Let's go through each one in-depth. 1. Requests to Third Parties Limited to ePHI The proposal requires that physicians fulfill third-party requests for personal health information (PHI). However, they must do so through ePHI. ePHI is simply the electronic version of PHI. This means that information would be sent electronically rather than physically. 2. No Requirement for Written Authorization The new rule proposals do not change the fact that third parties that are requesting PHI must have a signed HIPAA document. This signature must be from the patient to whom the PHI belongs. However, these requests must be clear and specific. And, they can be spoken or in writing, whether physically or electronically. 3. Requirement That Providers Facilitate Access Requests If a patient is going to see a new provider, they can ask that provider to access medical records from a previous provider. However, the providers must be the ones to facilitate the passing of information. This is not the patient's responsibility. However, this should only happen when the patient approves of the sharing of information. He/she must sign a HIPAA form clearly stating what the transfer of information is going to be.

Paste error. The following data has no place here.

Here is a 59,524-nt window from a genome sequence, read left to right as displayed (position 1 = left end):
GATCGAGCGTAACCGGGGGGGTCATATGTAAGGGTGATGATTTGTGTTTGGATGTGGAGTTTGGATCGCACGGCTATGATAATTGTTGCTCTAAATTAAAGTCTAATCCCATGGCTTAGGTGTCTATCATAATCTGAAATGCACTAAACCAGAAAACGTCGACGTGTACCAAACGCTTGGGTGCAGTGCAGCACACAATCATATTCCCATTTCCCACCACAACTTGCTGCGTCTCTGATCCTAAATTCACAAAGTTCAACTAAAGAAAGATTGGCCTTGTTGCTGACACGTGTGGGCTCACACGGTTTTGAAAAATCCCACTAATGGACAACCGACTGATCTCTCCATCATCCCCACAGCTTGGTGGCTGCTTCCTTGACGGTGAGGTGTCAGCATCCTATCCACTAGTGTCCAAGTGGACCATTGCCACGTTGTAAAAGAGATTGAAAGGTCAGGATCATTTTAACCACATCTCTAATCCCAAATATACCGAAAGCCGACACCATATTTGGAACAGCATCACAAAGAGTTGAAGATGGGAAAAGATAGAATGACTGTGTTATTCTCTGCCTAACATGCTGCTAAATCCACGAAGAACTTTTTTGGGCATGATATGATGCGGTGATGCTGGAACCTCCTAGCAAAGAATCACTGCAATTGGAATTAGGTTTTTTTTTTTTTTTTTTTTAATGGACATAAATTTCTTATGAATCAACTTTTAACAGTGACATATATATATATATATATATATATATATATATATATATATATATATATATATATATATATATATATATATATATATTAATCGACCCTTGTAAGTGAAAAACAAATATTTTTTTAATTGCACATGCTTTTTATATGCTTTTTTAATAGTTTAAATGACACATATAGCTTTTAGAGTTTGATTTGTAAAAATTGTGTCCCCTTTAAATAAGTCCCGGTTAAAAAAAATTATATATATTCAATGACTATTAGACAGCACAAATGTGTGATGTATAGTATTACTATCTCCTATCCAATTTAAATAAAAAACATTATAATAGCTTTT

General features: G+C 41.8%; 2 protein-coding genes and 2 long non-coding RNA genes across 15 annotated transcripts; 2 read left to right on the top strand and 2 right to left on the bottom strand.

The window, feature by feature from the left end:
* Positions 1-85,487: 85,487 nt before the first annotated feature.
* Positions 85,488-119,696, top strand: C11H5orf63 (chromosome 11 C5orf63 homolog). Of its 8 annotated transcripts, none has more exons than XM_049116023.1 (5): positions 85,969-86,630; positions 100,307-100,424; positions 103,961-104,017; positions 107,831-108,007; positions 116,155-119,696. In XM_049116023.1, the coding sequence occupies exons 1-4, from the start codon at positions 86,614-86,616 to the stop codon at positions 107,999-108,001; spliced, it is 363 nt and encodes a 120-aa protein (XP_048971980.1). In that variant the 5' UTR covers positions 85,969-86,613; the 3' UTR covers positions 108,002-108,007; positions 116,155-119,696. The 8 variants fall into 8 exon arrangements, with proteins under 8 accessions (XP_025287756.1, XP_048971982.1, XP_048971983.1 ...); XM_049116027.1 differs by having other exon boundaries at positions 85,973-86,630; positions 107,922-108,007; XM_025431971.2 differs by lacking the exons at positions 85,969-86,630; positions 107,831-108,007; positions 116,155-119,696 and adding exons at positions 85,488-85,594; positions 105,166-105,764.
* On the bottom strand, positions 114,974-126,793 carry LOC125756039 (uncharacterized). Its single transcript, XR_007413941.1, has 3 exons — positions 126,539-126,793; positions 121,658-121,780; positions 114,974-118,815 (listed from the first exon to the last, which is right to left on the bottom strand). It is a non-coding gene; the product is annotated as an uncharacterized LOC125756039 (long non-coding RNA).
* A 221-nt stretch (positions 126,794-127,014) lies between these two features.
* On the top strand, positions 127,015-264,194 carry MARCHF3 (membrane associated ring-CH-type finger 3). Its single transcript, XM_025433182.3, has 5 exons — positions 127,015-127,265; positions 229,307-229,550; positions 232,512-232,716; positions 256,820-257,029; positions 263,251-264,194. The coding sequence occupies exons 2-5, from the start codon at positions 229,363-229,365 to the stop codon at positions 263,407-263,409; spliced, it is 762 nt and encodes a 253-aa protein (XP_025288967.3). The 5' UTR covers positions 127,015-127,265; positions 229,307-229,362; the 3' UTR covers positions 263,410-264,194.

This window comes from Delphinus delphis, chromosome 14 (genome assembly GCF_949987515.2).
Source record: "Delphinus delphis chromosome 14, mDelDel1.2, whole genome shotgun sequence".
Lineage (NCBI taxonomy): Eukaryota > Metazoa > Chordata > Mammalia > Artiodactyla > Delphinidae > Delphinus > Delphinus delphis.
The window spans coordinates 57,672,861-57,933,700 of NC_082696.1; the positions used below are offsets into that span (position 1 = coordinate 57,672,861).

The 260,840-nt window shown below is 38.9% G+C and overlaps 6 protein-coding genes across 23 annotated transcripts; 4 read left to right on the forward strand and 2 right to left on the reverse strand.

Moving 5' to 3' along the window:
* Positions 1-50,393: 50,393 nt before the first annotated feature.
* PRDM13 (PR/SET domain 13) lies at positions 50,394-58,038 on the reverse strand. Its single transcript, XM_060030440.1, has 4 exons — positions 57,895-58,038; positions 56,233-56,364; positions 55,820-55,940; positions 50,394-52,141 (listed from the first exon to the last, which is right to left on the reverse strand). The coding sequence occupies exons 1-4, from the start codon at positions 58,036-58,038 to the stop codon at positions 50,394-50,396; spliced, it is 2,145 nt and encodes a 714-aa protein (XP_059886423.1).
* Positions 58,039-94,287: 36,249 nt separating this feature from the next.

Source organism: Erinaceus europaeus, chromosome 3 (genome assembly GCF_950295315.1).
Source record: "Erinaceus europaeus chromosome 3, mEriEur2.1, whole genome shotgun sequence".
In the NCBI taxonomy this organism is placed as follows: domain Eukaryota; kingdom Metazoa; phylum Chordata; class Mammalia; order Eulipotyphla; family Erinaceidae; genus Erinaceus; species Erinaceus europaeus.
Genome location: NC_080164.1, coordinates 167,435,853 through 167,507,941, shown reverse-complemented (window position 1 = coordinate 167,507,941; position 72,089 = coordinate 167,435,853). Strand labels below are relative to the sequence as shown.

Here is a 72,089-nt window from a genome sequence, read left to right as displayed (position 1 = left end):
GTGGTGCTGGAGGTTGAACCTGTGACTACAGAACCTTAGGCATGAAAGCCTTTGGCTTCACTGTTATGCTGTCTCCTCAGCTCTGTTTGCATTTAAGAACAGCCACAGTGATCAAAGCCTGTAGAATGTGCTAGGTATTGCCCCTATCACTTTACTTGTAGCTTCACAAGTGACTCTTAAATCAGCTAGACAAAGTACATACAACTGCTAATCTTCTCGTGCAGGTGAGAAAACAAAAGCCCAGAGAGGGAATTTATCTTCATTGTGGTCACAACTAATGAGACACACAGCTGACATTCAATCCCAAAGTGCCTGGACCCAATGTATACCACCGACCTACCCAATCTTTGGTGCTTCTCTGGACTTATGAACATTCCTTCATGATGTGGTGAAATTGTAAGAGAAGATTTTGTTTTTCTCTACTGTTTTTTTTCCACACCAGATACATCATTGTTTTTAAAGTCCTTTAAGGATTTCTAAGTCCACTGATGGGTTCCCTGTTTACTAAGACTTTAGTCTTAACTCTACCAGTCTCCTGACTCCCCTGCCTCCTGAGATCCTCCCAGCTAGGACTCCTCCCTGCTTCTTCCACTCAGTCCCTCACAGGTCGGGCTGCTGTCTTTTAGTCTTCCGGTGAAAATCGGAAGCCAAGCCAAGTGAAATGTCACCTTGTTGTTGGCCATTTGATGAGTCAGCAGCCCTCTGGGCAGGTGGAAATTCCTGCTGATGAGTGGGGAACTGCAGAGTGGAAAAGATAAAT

3. Fees for Records

The proposed rules also address any fees that providers may charge for accessing records. Here, the organization is trying to reduce the barriers between patients and their personal health information. Thus, they are trying to reduce and eliminate fees. Specifically, the new proposal states that patients should only be responsible for 'reasonable' fees. These are fees that a provider may charge for printer usage or excess copies. Overall, these reasonable fees point to labor costs, as well as the cost of supplies that the provider may need to use to provide the patient with the information that he/she is requesting.